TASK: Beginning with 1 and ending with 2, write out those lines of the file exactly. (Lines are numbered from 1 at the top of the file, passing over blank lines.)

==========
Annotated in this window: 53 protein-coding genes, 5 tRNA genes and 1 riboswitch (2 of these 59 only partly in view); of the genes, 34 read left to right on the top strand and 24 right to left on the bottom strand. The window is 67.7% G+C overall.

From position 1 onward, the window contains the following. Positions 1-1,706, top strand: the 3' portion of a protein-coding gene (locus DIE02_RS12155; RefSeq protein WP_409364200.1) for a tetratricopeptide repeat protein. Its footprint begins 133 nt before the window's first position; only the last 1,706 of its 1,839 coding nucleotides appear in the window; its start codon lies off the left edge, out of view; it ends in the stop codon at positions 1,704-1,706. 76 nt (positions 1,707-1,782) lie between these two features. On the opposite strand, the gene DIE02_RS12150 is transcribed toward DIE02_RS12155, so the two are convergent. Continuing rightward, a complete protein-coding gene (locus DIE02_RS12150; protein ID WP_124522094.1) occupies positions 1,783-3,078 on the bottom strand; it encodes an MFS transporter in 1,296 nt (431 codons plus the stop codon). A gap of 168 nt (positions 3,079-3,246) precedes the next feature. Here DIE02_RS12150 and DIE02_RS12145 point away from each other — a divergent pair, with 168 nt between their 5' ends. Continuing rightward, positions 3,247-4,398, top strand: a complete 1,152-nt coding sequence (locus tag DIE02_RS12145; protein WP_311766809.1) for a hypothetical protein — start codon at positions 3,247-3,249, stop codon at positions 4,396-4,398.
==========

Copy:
Annotated in this window: 53 protein-coding genes, 5 tRNA genes and 1 riboswitch (2 of these 59 only partly in view); of the genes, 34 read left to right on the top strand and 24 right to left on the bottom strand. The window is 67.7% G+C overall.

From position 1 onward, the window contains the following. Positions 1-1,706, top strand: the 3' portion of a protein-coding gene (locus DIE02_RS12155; RefSeq protein WP_409364200.1) for a tetratricopeptide repeat protein. Its footprint begins 133 nt before the window's first position; only the last 1,706 of its 1,839 coding nucleotides appear in the window; its start codon lies off the left edge, out of view; it ends in the stop codon at positions 1,704-1,706. 76 nt (positions 1,707-1,782) lie between these two features. On the opposite strand, the gene DIE02_RS12150 is transcribed toward DIE02_RS12155, so the two are convergent. Continuing rightward, a complete protein-coding gene (locus DIE02_RS12150; protein ID WP_124522094.1) occupies positions 1,783-3,078 on the bottom strand; it encodes an MFS transporter in 1,296 nt (431 codons plus the stop codon). A gap of 168 nt (positions 3,079-3,246) precedes the next feature. Here DIE02_RS12150 and DIE02_RS12145 point away from each other — a divergent pair, with 168 nt between their 5' ends. Continuing rightward, positions 3,247-4,398, top strand: a complete 1,152-nt coding sequence (locus tag DIE02_RS12145; protein WP_311766809.1) for a hypothetical protein — start codon at positions 3,247-3,249, stop codon at positions 4,396-4,398.